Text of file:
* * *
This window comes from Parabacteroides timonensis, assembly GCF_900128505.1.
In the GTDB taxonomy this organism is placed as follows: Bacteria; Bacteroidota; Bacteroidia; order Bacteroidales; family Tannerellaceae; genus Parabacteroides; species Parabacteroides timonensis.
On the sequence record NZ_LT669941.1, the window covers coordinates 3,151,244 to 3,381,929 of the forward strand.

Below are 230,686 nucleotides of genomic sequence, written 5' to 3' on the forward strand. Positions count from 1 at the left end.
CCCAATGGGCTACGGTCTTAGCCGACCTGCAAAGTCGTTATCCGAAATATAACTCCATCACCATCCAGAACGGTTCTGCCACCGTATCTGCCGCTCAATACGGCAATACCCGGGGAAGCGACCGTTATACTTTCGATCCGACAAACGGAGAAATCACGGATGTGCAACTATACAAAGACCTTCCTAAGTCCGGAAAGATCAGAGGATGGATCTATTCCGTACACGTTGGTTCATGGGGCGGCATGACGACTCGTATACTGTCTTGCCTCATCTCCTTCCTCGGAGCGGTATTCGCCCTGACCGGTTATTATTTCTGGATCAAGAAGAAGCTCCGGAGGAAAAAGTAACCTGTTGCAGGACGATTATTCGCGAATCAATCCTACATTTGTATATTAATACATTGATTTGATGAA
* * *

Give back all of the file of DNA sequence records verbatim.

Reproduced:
This window comes from Parabacteroides timonensis, assembly GCF_900128505.1.
In the GTDB taxonomy this organism is placed as follows: Bacteria; Bacteroidota; Bacteroidia; order Bacteroidales; family Tannerellaceae; genus Parabacteroides; species Parabacteroides timonensis.
On the sequence record NZ_LT669941.1, the window covers coordinates 3,151,244 to 3,381,929 of the forward strand.

Below are 230,686 nucleotides of genomic sequence, written 5' to 3' on the forward strand. Positions count from 1 at the left end.
CCCAATGGGCTACGGTCTTAGCCGACCTGCAAAGTCGTTATCCGAAATATAACTCCATCACCATCCAGAACGGTTCTGCCACCGTATCTGCCGCTCAATACGGCAATACCCGGGGAAGCGACCGTTATACTTTCGATCCGACAAACGGAGAAATCACGGATGTGCAACTATACAAAGACCTTCCTAAGTCCGGAAAGATCAGAGGATGGATCTATTCCGTACACGTTGGTTCATGGGGCGGCATGACGACTCGTATACTGTCTTGCCTCATCTCCTTCCTCGGAGCGGTATTCGCCCTGACCGGTTATTATTTCTGGATCAAGAAGAAGCTCCGGAGGAAAAAGTAACCTGTTGCAGGACGATTATTCGCGAATCAATCCTACATTTGTATATTAATACATTGATTTGATGAA